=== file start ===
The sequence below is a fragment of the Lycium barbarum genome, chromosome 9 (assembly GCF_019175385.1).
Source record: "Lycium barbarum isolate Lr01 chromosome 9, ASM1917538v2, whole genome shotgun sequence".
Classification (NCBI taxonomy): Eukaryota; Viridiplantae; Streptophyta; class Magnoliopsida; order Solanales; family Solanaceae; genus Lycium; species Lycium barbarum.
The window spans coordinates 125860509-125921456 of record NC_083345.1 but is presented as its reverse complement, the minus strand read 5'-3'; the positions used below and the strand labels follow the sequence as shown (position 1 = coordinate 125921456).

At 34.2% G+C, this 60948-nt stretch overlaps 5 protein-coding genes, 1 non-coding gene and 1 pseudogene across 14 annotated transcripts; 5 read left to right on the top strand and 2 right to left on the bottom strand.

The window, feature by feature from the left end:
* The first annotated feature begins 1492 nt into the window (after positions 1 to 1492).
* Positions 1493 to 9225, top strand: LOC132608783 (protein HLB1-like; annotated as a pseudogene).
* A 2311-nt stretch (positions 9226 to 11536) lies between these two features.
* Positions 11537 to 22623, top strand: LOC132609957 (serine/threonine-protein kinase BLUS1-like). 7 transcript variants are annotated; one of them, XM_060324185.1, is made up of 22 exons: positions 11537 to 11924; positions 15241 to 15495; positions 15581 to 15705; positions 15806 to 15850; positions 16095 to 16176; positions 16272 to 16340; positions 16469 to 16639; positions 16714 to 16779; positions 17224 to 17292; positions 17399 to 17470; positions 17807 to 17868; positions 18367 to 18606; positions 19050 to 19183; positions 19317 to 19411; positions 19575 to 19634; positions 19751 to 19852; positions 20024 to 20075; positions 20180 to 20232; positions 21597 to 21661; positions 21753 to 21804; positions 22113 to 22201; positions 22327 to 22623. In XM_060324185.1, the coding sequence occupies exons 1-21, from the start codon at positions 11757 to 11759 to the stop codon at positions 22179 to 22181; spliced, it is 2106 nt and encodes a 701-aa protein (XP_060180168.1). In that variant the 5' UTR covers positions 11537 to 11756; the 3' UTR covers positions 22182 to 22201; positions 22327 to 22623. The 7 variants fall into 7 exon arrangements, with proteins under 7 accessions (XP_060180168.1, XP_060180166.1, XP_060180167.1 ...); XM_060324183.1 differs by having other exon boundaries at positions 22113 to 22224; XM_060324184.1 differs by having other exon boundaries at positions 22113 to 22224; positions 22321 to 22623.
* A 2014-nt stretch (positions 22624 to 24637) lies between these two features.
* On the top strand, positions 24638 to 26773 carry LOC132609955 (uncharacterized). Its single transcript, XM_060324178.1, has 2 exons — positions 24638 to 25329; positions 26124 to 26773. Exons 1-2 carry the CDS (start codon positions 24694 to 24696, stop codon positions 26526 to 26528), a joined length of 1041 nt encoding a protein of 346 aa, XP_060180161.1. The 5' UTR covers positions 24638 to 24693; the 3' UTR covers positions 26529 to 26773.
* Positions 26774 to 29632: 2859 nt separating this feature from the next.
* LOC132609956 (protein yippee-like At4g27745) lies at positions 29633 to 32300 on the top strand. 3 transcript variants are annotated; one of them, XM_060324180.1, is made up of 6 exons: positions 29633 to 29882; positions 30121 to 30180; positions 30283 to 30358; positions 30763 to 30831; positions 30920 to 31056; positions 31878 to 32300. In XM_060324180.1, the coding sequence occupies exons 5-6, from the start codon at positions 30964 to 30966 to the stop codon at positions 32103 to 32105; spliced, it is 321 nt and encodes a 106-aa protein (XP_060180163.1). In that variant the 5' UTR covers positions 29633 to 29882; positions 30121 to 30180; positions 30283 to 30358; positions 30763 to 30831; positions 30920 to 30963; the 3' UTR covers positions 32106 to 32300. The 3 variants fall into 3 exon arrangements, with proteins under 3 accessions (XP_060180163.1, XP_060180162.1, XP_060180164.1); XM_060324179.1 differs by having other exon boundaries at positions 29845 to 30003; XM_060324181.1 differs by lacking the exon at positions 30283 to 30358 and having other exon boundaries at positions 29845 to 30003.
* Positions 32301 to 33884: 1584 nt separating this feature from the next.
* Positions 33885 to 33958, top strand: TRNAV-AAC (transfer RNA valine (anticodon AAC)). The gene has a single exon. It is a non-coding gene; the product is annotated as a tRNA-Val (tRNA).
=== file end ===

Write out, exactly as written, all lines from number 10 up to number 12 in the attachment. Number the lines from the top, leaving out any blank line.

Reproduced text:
* Positions 11537 to 22623, top strand: LOC132609957 (serine/threonine-protein kinase BLUS1-like). 7 transcript variants are annotated; one of them, XM_060324185.1, is made up of 22 exons: positions 11537 to 11924; positions 15241 to 15495; positions 15581 to 15705; positions 15806 to 15850; positions 16095 to 16176; positions 16272 to 16340; positions 16469 to 16639; positions 16714 to 16779; positions 17224 to 17292; positions 17399 to 17470; positions 17807 to 17868; positions 18367 to 18606; positions 19050 to 19183; positions 19317 to 19411; positions 19575 to 19634; positions 19751 to 19852; positions 20024 to 20075; positions 20180 to 20232; positions 21597 to 21661; positions 21753 to 21804; positions 22113 to 22201; positions 22327 to 22623. In XM_060324185.1, the coding sequence occupies exons 1-21, from the start codon at positions 11757 to 11759 to the stop codon at positions 22179 to 22181; spliced, it is 2106 nt and encodes a 701-aa protein (XP_060180168.1). In that variant the 5' UTR covers positions 11537 to 11756; the 3' UTR covers positions 22182 to 22201; positions 22327 to 22623. The 7 variants fall into 7 exon arrangements, with proteins under 7 accessions (XP_060180168.1, XP_060180166.1, XP_060180167.1 ...); XM_060324183.1 differs by having other exon boundaries at positions 22113 to 22224; XM_060324184.1 differs by having other exon boundaries at positions 22113 to 22224; positions 22321 to 22623.
* A 2014-nt stretch (positions 22624 to 24637) lies between these two features.
* On the top strand, positions 24638 to 26773 carry LOC132609955 (uncharacterized). Its single transcript, XM_060324178.1, has 2 exons — positions 24638 to 25329; positions 26124 to 26773. Exons 1-2 carry the CDS (start codon positions 24694 to 24696, stop codon positions 26526 to 26528), a joined length of 1041 nt encoding a protein of 346 aa, XP_060180161.1. The 5' UTR covers positions 24638 to 24693; the 3' UTR covers positions 26529 to 26773.